weapon, assessed a three-level downward departure under 3E1.1 for acceptance
of responsibility and, pursuant to a government motion, was assessed a four-level
downward departure under 5K1.1 for substantial assistance to the government in
the investigation and prosecution of other crimes. This resulted in a total offense
level of 29, and, with a criminal history category of II, yielded a sentencing range

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of 97 to 121 months. The district court sentenced Snitz to ninety-seven months,


the bottom of the range. Snitz then filed this appeal. 2

DISCUSSION
On appeal, Snitz argues (1) that his sentence violates the constitutional
holding of Blakely/Booker because the facts underlying the gun enhancement
were found by the judge, rather than a jury, and because absent the enhancement
he would have been sentenced to between 78 and 97 months, a sentence possibly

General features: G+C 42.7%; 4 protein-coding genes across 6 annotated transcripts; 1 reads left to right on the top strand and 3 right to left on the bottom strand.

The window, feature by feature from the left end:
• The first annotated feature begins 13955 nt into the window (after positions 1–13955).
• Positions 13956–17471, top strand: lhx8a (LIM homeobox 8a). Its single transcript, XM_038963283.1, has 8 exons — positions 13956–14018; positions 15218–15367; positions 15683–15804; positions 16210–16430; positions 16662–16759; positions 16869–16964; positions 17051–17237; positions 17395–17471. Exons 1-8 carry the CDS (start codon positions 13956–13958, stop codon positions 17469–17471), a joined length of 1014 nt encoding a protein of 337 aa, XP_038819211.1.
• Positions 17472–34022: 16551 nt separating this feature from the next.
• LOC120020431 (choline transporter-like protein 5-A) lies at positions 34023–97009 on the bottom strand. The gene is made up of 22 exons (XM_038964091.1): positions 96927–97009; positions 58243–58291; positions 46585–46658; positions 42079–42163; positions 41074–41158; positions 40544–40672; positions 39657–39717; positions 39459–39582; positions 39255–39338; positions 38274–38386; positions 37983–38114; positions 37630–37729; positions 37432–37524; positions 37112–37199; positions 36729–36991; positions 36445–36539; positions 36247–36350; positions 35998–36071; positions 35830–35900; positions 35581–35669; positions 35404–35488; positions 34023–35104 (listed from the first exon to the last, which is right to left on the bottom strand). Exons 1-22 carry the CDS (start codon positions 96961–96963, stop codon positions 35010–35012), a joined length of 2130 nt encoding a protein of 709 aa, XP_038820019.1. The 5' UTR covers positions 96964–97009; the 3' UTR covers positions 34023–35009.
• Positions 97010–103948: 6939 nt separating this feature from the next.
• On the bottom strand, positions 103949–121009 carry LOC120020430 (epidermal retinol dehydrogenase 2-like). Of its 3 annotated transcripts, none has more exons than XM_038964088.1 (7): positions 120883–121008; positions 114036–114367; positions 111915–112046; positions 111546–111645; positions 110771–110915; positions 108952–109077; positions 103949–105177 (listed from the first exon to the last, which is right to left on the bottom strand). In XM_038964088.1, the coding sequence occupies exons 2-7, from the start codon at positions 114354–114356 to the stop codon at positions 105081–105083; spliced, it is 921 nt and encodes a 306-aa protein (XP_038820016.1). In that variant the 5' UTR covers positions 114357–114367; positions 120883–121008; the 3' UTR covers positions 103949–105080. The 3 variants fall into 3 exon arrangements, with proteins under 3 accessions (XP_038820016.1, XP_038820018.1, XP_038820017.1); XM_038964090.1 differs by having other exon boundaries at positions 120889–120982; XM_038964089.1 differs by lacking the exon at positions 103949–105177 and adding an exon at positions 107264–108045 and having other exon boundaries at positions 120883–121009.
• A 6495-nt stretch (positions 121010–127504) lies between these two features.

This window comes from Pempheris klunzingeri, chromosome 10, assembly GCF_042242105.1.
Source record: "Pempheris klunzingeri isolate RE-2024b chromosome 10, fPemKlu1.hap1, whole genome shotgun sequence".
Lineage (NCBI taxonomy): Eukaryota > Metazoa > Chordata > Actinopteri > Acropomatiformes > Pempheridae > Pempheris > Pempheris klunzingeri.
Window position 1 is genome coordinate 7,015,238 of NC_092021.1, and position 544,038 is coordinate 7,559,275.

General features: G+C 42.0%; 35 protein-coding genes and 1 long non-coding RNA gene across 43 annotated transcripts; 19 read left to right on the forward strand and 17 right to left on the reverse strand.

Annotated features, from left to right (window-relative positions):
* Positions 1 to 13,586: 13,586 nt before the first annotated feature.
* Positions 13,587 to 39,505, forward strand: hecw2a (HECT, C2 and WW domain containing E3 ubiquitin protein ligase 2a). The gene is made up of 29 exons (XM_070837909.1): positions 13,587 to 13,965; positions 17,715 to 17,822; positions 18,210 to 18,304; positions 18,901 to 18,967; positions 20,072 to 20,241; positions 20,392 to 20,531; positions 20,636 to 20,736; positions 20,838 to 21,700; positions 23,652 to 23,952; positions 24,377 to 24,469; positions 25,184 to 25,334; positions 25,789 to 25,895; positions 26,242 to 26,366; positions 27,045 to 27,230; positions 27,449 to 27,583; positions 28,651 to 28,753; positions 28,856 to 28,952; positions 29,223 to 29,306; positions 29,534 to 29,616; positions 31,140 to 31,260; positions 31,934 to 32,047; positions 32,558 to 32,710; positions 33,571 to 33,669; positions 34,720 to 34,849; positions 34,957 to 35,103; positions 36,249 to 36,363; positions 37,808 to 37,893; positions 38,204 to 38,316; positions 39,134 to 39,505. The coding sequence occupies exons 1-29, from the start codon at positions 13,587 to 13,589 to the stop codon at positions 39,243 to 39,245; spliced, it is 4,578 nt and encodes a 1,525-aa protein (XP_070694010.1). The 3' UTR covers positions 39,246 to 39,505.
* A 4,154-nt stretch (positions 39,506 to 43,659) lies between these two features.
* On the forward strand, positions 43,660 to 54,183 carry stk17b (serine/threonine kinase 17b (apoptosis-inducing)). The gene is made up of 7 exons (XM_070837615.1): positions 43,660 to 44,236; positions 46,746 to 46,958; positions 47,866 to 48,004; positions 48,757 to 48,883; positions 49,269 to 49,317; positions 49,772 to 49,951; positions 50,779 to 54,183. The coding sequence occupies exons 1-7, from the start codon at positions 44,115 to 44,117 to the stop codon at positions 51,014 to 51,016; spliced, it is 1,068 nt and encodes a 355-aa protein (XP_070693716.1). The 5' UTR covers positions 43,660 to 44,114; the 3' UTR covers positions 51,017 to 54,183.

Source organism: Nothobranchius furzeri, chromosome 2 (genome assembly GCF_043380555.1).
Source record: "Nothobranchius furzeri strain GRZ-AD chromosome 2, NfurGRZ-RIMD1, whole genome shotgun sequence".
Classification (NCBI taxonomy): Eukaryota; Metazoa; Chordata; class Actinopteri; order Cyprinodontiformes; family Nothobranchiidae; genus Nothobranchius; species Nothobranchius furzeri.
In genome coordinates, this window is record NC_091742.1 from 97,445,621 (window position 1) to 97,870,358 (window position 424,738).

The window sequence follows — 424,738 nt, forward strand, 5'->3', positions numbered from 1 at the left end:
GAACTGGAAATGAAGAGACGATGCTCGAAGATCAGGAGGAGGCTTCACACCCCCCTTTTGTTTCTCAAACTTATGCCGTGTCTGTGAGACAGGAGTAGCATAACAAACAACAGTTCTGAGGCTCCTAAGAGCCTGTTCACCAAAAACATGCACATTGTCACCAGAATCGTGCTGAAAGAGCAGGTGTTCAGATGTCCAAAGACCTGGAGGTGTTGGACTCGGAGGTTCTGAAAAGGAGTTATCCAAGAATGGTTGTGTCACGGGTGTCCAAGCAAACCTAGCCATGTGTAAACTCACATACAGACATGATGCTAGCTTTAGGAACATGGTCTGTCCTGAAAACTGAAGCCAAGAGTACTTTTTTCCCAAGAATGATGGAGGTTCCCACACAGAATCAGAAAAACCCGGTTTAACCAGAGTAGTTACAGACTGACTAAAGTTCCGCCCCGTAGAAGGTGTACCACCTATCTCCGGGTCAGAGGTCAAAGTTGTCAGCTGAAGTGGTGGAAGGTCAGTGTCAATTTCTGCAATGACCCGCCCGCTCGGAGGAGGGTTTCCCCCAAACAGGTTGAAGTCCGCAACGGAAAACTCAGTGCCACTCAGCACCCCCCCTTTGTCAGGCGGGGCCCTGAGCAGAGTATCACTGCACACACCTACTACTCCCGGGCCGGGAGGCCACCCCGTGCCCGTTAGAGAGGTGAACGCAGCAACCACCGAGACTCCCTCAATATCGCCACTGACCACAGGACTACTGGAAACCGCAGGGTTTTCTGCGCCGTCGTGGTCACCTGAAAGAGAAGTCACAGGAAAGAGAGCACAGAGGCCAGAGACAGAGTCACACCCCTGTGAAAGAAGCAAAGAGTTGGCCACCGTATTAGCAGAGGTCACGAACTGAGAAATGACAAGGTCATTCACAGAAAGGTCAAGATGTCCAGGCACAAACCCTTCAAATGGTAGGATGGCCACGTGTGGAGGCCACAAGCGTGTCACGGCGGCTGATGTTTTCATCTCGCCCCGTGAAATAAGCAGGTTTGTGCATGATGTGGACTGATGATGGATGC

19 months shorter than the sentence he received; and (2) that his sentence violates
the non-constitutional holding of Booker because the judge believed she was
The district court entered final judgment in this case on March 7, 2000.
No notice of appeal was filed by Snitzs attorney, and Snitz, acting pro se, filed a
28 U.S.C. 2255 petition alleging ineffective assistance of counsel. The district
court held a hearing and determined that trial counsel did fail to file the appeal,
but concluded that relief was unwarranted because an appeal would have been
meritless. The district court granted a certificate of appealability on this issue,
and this court subsequently held that Snitz was entitled to pursue a direct appeal.
See United States v. Snitz, 342 F.3d 1154, 1159 (10th Cir. 2003). This court
directed the district court to vacate and re-enter its judgment of conviction and
sentence to allow defendant to file a timely appeal and noted that Snitz was to be